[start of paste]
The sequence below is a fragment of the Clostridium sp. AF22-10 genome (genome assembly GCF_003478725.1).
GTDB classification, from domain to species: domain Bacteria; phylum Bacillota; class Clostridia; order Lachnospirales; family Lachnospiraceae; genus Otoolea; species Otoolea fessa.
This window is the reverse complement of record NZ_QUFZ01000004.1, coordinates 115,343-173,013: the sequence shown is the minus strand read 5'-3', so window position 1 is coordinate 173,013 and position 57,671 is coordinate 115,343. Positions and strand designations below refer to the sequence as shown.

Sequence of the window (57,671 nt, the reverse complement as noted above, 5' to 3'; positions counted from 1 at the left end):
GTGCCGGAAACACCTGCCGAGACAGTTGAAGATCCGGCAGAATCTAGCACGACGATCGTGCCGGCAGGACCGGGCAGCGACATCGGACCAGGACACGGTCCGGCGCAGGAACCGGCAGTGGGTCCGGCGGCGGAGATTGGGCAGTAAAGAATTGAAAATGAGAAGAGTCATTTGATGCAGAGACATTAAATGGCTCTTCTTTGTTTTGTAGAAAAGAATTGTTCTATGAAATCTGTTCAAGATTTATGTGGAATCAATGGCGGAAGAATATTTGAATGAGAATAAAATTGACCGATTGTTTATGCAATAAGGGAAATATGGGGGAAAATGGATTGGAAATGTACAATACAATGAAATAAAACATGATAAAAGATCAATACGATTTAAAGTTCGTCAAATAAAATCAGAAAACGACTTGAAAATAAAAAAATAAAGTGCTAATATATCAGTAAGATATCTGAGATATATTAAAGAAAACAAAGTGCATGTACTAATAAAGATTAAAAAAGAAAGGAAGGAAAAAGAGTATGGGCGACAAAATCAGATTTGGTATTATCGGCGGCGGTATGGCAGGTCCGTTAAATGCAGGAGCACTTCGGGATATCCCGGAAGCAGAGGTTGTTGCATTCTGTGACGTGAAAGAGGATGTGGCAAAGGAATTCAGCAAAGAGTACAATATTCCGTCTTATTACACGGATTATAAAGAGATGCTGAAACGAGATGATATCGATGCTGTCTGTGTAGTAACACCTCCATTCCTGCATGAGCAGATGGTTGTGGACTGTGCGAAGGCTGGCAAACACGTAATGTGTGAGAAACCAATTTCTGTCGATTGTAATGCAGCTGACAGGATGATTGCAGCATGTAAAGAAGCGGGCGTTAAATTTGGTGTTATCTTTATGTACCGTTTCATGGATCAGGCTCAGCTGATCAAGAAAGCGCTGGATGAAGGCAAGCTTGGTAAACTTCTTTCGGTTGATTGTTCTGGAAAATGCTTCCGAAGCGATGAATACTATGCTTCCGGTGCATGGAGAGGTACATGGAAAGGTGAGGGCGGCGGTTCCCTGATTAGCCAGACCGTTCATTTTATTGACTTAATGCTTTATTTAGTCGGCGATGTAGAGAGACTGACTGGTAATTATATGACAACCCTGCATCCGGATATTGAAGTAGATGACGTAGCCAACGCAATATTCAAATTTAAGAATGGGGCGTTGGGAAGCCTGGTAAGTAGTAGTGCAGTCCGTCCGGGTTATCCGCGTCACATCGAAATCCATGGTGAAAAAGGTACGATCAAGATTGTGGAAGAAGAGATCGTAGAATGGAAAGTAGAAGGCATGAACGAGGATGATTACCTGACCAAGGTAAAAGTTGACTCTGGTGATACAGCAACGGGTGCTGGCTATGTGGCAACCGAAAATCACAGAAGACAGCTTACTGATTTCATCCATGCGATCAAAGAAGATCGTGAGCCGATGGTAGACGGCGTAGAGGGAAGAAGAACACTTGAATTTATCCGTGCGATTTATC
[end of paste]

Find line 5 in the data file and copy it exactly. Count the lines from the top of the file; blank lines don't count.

GTGCCGGAAACACCTGCCGAGACAGTTGAAGATCCGGCAGAATCTAGCACGACGATCGTGCCGGCAGGACCGGGCAGCGACATCGGACCAGGACACGGTCCGGCGCAGGAACCGGCAGTGGGTCCGGCGGCGGAGATTGGGCAGTAAAGAATTGAAAATGAGAAGAGTCATTTGATGCAGAGACATTAAATGGCTCTTCTTTGTTTTGTAGAAAAGAATTGTTCTATGAAATCTGTTCAAGATTTATGTGGAATCAATGGCGGAAGAATATTTGAATGAGAATAAAATTGACCGATTGTTTATGCAATAAGGGAAATATGGGGGAAAATGGATTGGAAATGTACAATACAATGAAATAAAACATGATAAAAGATCAATACGATTTAAAGTTCGTCAAATAAAATCAGAAAACGACTTGAAAATAAAAAAATAAAGTGCTAATATATCAGTAAGATATCTGAGATATATTAAAGAAAACAAAGTGCATGTACTAATAAAGATTAAAAAAGAAAGGAAGGAAAAAGAGTATGGGCGACAAAATCAGATTTGGTATTATCGGCGGCGGTATGGCAGGTCCGTTAAATGCAGGAGCACTTCGGGATATCCCGGAAGCAGAGGTTGTTGCATTCTGTGACGTGAAAGAGGATGTGGCAAAGGAATTCAGCAAAGAGTACAATATTCCGTCTTATTACACGGATTATAAAGAGATGCTGAAACGAGATGATATCGATGCTGTCTGTGTAGTAACACCTCCATTCCTGCATGAGCAGATGGTTGTGGACTGTGCGAAGGCTGGCAAACACGTAATGTGTGAGAAACCAATTTCTGTCGATTGTAATGCAGCTGACAGGATGATTGCAGCATGTAAAGAAGCGGGCGTTAAATTTGGTGTTATCTTTATGTACCGTTTCATGGATCAGGCTCAGCTGATCAAGAAAGCGCTGGATGAAGGCAAGCTTGGTAAACTTCTTTCGGTTGATTGTTCTGGAAAATGCTTCCGAAGCGATGAATACTATGCTTCCGGTGCATGGAGAGGTACATGGAAAGGTGAGGGCGGCGGTTCCCTGATTAGCCAGACCGTTCATTTTATTGACTTAATGCTTTATTTAGTCGGCGATGTAGAGAGACTGACTGGTAATTATATGACAACCCTGCATCCGGATATTGAAGTAGATGACGTAGCCAACGCAATATTCAAATTTAAGAATGGGGCGTTGGGAAGCCTGGTAAGTAGTAGTGCAGTCCGTCCGGGTTATCCGCGTCACATCGAAATCCATGGTGAAAAAGGTACGATCAAGATTGTGGAAGAAGAGATCGTAGAATGGAAAGTAGAAGGCATGAACGAGGATGATTACCTGACCAAGGTAAAAGTTGACTCTGGTGATACAGCAACGGGTGCTGGCTATGTGGCAACCGAAAATCACAGAAGACAGCTTACTGATTTCATCCATGCGATCAAAGAAGATCGTGAGCCGATGGTAGACGGCGTAGAGGGAAGAAGAACACTTGAATTTATCCGTGCGATTTATC